Remember verb ri-ˈmem-bər
1. To retain in the memory; keep in mind; remain aware of.
2. To recall to the mind by an act or effort of memory; think of again.
Today is the last Friday in October, which means that it’s the start of Poppy Campaign by the local branches of the Royal Canadian Legion. I have worn the same poppy for the past three years but I always make a donation into the box whenever I see a volunteer giving out poppies. It’s a common misconception that poppies are for sale. Poppies are not for sale, rather they are freely given away. You can choose to make a donation but it is not mandatory. According to the website of the Royal Canadian Legion, “During the Poppy Campaign some 18 million poppies and 70,000 wreaths, crosses and sprays are distributed across Canada and overseas annually”. 18 million poppies. The number is staggering. When you make a donation to the Legion through the annual Poppy Campaign, the money is used to help veterans and the families of veterans. The main purpose of the Poppy Campaign, though, isn’t to raise money but to remind Canadians of the sacrifices made by over 117,000 Canadians who died in service to their country.
With the Canadian involvement in Afghanistan in recent years, Canadians have begun to think more about military service and what it entails. Canada is very fortunate. 2012 marks the 200th anniversary of the war of 1812, the last war fought on Canadian soil. As a nation, we do not know first hand the horrors of war. Our military, however, is full of brave men and women willing to forgo the safety and comfort of their home and native land and serve in countries such as Afghanistan, the Democratic Republic of Congo, Egypt, Kosovo, Cyprus, Sudan, and Libya as well as protecting Canadians here at home. All veterans, regardless of whether they were involved in military action overseas or remained in Canada are eligible for membership in the Royal Canadian Legion. Regardless of military service, all Canadians are eligible to become members of their local legion branch. Like donating to the Poppy Campaign, Legion Membership is another way to help support the terrific programs and services that the Legion provides.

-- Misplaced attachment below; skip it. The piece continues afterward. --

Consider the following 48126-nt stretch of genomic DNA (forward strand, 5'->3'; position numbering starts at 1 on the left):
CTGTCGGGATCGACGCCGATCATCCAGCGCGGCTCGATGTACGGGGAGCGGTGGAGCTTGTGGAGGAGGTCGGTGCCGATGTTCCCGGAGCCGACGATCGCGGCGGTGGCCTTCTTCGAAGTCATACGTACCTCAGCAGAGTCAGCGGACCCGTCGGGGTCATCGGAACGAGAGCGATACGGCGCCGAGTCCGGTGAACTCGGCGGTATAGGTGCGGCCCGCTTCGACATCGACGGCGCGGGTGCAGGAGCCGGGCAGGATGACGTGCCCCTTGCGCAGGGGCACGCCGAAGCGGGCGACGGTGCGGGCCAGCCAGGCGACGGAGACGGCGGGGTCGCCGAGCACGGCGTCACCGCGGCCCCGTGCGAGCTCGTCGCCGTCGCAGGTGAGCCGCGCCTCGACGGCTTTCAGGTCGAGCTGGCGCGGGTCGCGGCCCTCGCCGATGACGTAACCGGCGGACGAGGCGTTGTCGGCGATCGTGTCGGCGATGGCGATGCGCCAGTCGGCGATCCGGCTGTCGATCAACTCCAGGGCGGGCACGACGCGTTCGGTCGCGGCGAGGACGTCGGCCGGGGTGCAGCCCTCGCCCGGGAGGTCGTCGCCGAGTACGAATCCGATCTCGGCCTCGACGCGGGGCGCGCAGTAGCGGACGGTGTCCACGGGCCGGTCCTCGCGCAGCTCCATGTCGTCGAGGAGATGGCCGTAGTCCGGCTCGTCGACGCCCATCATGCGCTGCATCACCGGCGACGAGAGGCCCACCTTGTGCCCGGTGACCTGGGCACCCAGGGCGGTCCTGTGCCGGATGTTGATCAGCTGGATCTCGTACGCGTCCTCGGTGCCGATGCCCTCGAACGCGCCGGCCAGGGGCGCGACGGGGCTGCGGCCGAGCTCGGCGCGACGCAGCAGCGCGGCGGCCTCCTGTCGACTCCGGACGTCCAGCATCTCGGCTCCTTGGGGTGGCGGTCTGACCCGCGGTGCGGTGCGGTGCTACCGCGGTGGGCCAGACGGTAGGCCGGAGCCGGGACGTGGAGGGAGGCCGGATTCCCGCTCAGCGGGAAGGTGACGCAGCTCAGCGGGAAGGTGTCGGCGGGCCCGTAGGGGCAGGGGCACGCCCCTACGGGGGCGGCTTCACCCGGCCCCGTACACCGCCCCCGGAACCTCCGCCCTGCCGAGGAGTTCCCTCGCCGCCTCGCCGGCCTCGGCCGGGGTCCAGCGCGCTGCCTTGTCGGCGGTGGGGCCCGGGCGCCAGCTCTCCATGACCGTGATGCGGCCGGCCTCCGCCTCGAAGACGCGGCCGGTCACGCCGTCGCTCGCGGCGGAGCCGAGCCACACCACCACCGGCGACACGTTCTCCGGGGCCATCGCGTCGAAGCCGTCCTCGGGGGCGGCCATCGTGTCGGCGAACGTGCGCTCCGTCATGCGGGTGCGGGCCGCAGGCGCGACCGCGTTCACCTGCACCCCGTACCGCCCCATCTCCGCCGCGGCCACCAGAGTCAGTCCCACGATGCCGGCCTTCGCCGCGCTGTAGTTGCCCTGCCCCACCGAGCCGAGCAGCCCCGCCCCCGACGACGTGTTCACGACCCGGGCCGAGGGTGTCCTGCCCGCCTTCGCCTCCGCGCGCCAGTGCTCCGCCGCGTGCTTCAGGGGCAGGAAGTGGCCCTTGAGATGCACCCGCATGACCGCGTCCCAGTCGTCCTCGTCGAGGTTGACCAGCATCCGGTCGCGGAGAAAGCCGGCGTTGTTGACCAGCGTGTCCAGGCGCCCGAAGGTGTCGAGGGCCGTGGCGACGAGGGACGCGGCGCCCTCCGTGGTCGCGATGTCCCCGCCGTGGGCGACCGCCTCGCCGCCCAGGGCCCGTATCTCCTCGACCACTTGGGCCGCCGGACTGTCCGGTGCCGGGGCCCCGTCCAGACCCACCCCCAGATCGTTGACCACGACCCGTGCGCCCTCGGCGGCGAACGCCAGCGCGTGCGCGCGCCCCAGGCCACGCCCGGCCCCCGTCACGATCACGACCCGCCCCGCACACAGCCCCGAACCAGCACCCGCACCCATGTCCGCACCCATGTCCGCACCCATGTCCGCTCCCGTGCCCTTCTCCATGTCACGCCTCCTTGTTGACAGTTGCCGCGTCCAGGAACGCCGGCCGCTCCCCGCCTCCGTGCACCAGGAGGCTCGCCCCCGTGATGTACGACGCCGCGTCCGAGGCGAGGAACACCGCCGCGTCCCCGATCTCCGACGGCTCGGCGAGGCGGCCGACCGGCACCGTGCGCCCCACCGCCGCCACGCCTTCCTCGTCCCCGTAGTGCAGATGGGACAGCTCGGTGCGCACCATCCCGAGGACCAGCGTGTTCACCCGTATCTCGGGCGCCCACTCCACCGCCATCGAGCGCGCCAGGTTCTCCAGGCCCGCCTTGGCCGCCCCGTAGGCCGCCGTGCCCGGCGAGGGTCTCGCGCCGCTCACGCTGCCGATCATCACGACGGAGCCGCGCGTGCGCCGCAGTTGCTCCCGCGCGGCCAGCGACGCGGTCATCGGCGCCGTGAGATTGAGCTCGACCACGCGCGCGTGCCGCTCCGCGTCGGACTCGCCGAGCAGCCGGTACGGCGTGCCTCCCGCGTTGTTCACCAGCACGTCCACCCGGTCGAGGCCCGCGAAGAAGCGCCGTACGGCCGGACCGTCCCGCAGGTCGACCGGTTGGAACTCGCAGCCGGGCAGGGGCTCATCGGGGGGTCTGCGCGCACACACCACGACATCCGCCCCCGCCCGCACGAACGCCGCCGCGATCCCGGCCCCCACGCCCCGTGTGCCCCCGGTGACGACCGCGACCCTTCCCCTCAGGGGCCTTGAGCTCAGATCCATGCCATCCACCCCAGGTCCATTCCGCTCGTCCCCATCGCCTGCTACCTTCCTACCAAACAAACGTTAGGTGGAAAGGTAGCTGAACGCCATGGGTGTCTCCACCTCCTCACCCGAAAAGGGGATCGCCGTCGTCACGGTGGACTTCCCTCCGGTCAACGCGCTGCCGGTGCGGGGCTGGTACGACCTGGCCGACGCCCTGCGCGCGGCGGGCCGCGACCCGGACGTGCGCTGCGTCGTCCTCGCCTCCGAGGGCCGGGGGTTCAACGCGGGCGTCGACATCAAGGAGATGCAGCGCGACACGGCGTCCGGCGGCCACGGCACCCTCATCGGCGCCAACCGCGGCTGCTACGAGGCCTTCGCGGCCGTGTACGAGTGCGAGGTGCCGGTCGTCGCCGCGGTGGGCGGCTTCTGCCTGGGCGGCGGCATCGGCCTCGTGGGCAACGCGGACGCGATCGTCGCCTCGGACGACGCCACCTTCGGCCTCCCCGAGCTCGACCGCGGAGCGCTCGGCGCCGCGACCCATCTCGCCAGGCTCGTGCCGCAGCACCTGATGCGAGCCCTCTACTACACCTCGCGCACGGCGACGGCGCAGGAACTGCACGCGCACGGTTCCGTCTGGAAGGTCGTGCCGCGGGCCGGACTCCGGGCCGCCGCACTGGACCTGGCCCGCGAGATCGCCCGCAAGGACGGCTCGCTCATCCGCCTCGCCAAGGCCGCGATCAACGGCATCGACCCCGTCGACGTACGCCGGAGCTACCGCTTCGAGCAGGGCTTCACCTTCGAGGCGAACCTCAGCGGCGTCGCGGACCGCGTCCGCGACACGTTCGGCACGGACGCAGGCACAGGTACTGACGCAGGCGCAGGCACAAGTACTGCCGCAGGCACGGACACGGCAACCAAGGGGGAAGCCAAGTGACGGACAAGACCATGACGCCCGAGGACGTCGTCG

Back to the poppy though. One of the most common misconceptions about the poppy is that it is somehow promoting war or militarism when in fact the opposite is true. The poppy is an international symbol of remembrance, our promise to those who died so that we could be free that we will not forget their sacrifice. Rather than promoting militarism, the poppy is our unspoken vow to the fallen that their death shall not have been in vain; our promise that we will strive to keep the peace that they fought so valiantly for. Wearing a poppy over the left lapel of your coat or on the left side of your shirt (close to your heart) is a way every Canadian can say thank you to the brave men and women who made the ultimate sacrifice.
This year, Remembrance Day is on a Sunday. I truly hope that everyone who is able comes out to a cenotaph near them to pay respect to our veterans. Every year the number of World War II and Korean War veterans diminishes. We owe it to all of our veterans to have a strong turnout at cenotaphs across the country this year. It is likely that this is the last weekend Remembrance day with many of our WWII vets. Having been fortunate enough to spend time with veterans at my local Legion branch for the past few years, I can assure you that the veterans appreciate it when people take time out of their busy lives to attend a Remembrance Day ceremony. If you cannot attend, please observe two minutes of silence at 11 am on November 11th.
I close now with the words of the poet Laurence Binyon (1869-1943) in his poem “For the Fallen”, that are spoken at Remembrance Day and memorial services around the world:
They shall grow not old, as we that are left grow old:
Age shall not weary them, nor the years condemn.
At the going down of the sun and in the morning
We will remember them.
How will you remember?